Sisters of Blood and Spirit Page 40

Silence filled the room. Everyone looked at each other, then to me. I was looking at Wren, who was still and quiet.

“Is he gone?” Sarah asked.

“He should be,” I said.

But Kevin shook his head. “No. I still feel him. He’s—”

Suddenly Bent took form again—this time right behind Wren. He grinned at me as he wrapped his arms around her.

“No!” I screamed.

But it was too late. Bent was gone.

And the asshole had taken my sister.


“Where are you going?” Ben asked when I jumped up from the table. Everyone else was still trying to figure out what had just happened.

“Haven Crest,” I replied. “He took Wren.”

The room fell silent at that pronouncement. Kevin looked as though I’d just punched him in the face. “What?”

I barely glanced at him. I was too busy shoving cans of salt-mix into my bag. “Bent took Wren. I’m going after her.”

“I’m going with you,” Ben said.

Kevin’s jaw tightened. “So am I.”

“We all are,” Roxi joined in. “Right?”

“I don’t care who comes with me,” I told them. “But I’m going. Now.”

They followed me out of the house—Ben was right behind me. “I’ll drive,” he said. I didn’t respond. Of course he was driving. I’d left Nan’s car at home.

I went straight for his MINI Cooper and tossed my bag on the floor on the passenger side. Roxi and Gage jumped in the back as Ben slid behind the wheel. Sarah and Mace would have to go with Kevin.

“Uh, hey,” Ben told me as he slipped the key into the ignition. “I got you something.”

I frowned. “Okay.” Couldn’t it wait? My sister was in danger.

He reached behind his seat and pulled something out.

“A stick?”

He held it lengthwise. Then I saw the twists in the metal. “Wrought iron,” he said. “The paper wrapped around it is a pujok my grandmother made for you.”

I grinned. “A ghost-beating stick!” Oh, I hoped Bent gave me a chance to use it on him.

He laughed. “I guess. My mom’s an artist. She works with metal. I brought a couple extra, but you can keep this one.”

“Thanks.” It was actually one of the most thoughtful gifts anyone had ever given me—given the circumstances. “And thank your nan for me.”

Ben smiled, and my heart did this funny little dance.

Roxi and Gage sat in the backseat and made out most of the way to the graveyard. I couldn’t believe it. Ben turned on the radio to cover the face-sucking sounds behind us. Really? In the movies danger always makes people sexy, but this just made me want to smack them. I knew that Wren was more important to me than them, and that to them she was a ghost and should be able to protect herself, but they didn’t know about Bell Hill and how I’d almost lost her.

“Are they always like this?” I asked.

Ben glanced in the rearview mirror and grimaced. “This just started earlier today, I think.”

I turned my head to look at him. He was smiling. “Really?”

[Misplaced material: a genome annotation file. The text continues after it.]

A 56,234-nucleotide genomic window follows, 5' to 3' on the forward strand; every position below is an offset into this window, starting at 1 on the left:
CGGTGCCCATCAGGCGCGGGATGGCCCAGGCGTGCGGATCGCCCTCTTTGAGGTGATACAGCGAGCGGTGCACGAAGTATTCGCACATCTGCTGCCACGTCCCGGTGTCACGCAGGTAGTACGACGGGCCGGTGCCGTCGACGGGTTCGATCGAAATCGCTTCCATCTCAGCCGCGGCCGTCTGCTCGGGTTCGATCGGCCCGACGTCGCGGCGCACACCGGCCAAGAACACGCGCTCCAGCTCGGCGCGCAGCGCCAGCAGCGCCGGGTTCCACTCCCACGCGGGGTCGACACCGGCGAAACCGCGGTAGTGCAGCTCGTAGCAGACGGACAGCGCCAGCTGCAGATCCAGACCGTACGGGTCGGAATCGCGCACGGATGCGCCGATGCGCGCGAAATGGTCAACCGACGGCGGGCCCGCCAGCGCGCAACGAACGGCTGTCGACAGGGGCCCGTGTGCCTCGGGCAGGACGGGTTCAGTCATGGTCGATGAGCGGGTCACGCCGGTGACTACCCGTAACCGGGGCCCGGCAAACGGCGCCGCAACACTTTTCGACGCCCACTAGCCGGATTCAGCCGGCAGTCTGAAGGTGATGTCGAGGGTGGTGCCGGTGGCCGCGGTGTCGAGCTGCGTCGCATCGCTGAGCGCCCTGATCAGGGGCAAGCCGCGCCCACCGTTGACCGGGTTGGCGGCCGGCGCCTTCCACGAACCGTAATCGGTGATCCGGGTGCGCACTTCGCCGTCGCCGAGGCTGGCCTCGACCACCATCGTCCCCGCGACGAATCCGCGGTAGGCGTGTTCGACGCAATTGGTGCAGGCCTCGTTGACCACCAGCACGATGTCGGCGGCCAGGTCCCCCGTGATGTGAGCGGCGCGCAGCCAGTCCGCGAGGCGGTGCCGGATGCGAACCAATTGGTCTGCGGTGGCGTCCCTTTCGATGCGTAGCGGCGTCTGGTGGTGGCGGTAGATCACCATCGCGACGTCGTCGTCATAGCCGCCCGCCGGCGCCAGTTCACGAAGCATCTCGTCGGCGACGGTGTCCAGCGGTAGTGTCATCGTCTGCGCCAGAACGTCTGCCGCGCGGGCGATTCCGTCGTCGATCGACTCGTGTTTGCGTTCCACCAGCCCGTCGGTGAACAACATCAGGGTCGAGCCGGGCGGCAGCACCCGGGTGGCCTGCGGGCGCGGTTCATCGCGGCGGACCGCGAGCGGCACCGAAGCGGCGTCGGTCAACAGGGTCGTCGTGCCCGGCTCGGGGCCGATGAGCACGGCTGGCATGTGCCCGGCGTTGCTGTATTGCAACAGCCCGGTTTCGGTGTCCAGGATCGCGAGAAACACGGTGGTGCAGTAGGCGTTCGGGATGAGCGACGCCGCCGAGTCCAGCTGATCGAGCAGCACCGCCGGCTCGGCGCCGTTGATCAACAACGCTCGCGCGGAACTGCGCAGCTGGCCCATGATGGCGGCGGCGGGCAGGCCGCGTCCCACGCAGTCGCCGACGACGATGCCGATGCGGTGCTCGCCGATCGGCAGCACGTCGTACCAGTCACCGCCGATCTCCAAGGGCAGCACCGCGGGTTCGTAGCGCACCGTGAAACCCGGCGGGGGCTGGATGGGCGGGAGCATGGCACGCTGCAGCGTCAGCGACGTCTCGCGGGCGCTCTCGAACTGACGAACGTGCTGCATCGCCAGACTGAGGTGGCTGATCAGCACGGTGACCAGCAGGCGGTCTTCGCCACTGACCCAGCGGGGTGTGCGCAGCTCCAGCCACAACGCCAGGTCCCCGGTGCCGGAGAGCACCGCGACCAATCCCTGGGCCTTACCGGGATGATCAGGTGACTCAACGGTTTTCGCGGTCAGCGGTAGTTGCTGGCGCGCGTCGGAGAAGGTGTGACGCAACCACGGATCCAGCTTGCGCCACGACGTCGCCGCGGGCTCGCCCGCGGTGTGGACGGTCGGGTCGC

He nodded, smile growing.

I laughed. Couldn’t help it. “That’s messed up.”

It was a short ride to the graveyard. Kevin pulled his car into a spot right beside Ben’s. It was a busy night—lots of cars with lots of steamed-up windows.

Everyone had their rings on, and those who hadn’t brought something made of iron took one of Ben’s sticks. I handed out the cans of the salt-iron cocktail. “Don’t use it unless you have to,” I said. “We don’t want to waste it—no telling how many we’ll be up against. If you’re attacked or feel threatened, let some fly.” This whole thing could be a trap, and I knew that. I also didn’t say it aloud. Wren had been taken because of the people with me, and I’d trade them for her in a heartbeat.

I put my salt into the messenger bag slung across my body, along with the iron rod. Once we were all set, we made for the tree and crossed over onto Haven Crest land.

“You okay?” Ben asked me.

I nodded, but it was a lie. As soon as my feet hit hospital property I felt them—the teeming, impatient souls that tormented this place—or were tormented by it.

“We’re not at the main buildings yet,” Mace pointed out.

I looked at him. “I know.” Didn’t he get it? This place was bad news.

We only made it halfway across the field before I felt something coming for us. It wasn’t the same thing that had come the other night—this was just a scout. These ghosts weren’t the chaotic entities that I’d dealt with at Bell Hill. These ghosts knew what they were doing. They were organized. This thing coming at us had been sent.

They knew we were coming. They’d been expecting us. It was a trap.

And I was going to walk right into it. But I knew what I was getting into.

I stopped, watching the scout as it took form in front of me. It was a young boy—not much younger than me. He was dressed in old-fashioned clothing and the dark sockets of his eyes blazed with mockery. Jerk.

I drew back my arm and punched him in the face as hard as I could. The jolt—like punching a wall—drove up my arm like my bones were being shoved into my shoulder.

“Was that a ghost?” Gage asked.

I shot him a scowl. “No, I just thought now would be a good time to practice my kickboxing. Yeah, it was a ghost.”

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